To label Patient Zero a mere zombie-novel is to do it a terrible injustice. Multiple Bram Stoker Award-winning author Jonathan Maberry deftly weaves a fictional tale that is not bound just to the horror genre. With Patient Zero, the reader is treated to a blend of styles ranging from pure horror to military/technothriller.
Maberry has had great success with his “Pine Deep Trilogy” (Ghost Road Blues, Dead Man’s Song and Bad Moon Rising), a series that has drawn comparison to the earlier works of Stephen King. While this is a just comparison, Maberry’s success was purely within the horror genre. With the release of Patient Zero, Maberry should widen his readership considerably as he has created a work not confined to merely one genre.
The hero of Patient Zero is a former Baltimore detective by the name of Joe Ledger. Ledger is a tough-as-nails type with a prior military background that makes him more of a weapon than mere crime fighter. Ledger is instantly endearing and full of wisecracks – as well as more than a little mystery in his background. He finds himself recruited by an ultra-secret branch of the government known as the Department of Military Science (DMS). In the wake of the tragic events on 9/11, groups such as the DMS have been established to continue the never-ending fight against global terrorism. The DMS is no ordinary group; their focus is on science and how it is applied to threats of bio-terrorism.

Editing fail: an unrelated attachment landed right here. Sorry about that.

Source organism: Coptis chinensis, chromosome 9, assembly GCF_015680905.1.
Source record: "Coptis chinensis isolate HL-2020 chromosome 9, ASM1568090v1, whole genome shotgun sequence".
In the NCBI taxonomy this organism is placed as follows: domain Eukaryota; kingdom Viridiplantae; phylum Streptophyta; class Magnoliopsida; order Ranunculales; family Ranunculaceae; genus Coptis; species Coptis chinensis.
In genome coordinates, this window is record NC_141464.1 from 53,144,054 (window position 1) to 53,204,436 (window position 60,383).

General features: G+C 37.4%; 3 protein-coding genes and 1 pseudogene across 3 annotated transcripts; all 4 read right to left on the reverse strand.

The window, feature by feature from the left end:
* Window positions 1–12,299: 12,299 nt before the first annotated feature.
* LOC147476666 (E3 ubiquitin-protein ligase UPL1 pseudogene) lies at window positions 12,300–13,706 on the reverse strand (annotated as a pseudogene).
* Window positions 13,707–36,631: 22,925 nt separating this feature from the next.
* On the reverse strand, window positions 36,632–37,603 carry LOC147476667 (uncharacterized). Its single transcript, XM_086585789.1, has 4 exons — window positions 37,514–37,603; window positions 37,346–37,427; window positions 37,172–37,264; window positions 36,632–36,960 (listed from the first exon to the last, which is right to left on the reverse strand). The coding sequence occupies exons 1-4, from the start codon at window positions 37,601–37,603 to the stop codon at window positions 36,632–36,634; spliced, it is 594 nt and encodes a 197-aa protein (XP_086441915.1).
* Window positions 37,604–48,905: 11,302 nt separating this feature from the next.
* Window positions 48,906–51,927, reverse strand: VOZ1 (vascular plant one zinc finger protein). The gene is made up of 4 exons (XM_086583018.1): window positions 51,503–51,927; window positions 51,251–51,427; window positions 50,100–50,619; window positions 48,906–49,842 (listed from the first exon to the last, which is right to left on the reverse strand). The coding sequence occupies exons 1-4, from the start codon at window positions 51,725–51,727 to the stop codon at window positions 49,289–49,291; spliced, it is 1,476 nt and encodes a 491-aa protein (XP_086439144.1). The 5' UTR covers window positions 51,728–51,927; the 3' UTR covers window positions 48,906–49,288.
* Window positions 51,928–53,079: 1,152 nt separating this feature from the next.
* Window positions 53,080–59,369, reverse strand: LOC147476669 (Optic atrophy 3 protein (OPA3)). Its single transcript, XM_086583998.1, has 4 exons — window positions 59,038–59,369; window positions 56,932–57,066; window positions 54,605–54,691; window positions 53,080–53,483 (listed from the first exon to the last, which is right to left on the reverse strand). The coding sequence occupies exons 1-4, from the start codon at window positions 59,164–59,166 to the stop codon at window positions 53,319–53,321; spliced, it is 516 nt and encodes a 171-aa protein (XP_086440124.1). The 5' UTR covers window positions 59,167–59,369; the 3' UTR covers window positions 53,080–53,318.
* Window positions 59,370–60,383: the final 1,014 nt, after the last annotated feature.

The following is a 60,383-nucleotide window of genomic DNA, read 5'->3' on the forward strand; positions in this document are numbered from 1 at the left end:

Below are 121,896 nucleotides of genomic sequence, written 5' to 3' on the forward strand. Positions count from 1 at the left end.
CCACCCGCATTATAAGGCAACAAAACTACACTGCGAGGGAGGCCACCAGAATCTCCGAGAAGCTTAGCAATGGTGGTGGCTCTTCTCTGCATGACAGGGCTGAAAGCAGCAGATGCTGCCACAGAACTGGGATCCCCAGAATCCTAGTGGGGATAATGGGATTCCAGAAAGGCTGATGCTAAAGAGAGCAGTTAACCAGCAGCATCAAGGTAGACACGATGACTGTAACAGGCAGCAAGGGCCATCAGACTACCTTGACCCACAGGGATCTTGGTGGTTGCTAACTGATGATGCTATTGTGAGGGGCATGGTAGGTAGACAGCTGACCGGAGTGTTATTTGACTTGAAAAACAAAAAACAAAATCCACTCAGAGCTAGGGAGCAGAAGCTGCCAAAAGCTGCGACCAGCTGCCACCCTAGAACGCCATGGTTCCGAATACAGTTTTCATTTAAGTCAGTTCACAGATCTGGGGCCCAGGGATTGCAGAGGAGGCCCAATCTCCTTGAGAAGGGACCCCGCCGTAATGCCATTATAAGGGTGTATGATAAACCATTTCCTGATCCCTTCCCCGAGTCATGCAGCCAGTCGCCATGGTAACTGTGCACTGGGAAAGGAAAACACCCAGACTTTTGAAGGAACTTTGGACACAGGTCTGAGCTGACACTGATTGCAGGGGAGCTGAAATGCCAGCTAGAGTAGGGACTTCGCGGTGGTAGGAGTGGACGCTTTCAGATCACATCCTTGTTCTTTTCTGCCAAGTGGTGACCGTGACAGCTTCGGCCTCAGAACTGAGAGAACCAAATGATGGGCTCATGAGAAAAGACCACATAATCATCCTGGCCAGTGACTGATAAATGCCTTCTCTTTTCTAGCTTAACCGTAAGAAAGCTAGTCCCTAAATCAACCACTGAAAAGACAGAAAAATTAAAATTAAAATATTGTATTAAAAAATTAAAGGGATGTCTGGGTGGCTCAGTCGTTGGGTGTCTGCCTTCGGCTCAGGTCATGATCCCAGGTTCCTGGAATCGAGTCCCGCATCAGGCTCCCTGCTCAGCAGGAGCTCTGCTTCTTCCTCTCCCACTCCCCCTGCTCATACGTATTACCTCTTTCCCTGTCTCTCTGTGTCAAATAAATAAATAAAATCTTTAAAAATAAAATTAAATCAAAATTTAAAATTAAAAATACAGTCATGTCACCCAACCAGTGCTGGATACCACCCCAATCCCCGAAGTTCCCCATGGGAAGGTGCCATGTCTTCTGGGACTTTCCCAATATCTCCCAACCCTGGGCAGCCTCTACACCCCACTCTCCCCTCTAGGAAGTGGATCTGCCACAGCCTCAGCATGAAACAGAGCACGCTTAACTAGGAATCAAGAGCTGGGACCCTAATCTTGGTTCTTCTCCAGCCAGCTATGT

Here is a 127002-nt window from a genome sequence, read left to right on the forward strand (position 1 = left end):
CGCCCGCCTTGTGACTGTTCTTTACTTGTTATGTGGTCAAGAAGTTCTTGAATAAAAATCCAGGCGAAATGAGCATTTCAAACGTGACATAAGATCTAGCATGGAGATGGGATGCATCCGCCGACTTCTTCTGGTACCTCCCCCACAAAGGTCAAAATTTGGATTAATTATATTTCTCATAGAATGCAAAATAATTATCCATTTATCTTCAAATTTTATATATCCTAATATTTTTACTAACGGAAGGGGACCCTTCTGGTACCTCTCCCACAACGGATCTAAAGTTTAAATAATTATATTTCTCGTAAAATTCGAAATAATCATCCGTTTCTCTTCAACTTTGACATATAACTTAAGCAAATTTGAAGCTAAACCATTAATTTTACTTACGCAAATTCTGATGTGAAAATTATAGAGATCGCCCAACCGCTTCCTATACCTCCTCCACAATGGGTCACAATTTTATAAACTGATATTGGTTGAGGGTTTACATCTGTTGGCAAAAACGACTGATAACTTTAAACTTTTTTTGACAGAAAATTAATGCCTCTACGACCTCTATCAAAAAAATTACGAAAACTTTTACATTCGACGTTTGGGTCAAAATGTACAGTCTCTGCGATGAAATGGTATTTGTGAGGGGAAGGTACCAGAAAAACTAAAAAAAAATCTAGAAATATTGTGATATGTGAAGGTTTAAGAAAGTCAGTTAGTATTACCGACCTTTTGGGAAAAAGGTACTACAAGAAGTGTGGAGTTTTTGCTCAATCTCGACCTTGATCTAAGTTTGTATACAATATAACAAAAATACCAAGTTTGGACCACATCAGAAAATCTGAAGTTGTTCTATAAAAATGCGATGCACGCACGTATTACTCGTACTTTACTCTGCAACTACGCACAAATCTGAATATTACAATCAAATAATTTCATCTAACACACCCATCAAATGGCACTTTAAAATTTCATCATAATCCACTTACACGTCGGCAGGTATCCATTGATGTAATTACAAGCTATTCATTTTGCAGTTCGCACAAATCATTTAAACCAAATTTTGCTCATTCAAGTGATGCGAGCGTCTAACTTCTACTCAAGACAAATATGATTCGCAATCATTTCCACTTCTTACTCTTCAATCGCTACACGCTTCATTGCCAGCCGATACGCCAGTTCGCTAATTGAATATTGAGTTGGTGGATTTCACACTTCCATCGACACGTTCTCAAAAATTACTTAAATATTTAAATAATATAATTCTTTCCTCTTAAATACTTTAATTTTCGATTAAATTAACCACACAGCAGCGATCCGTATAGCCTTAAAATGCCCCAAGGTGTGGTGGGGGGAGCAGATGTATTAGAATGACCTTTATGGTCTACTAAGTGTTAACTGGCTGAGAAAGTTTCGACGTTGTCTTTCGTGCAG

Ledger’s recruiter is a DMS leader known only as Mr. Church, a a close-to-the-vest type who is cold as ice and seemingly has influence and reach over all bodies of government, up to and including the President of the United States. Because of Ledger’s success on the Baltimore PD, along with his own Army Ranger and martial-arts background, he is a perfect candidate to captain a team put together by the DMS. Ledger’s team includes former military, CIA, and even front-line assassins. His introduction to the team involves a test in which Ledger is forced to beat his men into submission within an extremely short time-frame. Joe Ledger doesn’t disappoint, but now he must engage and lead the men he just brutalized into fighting for him.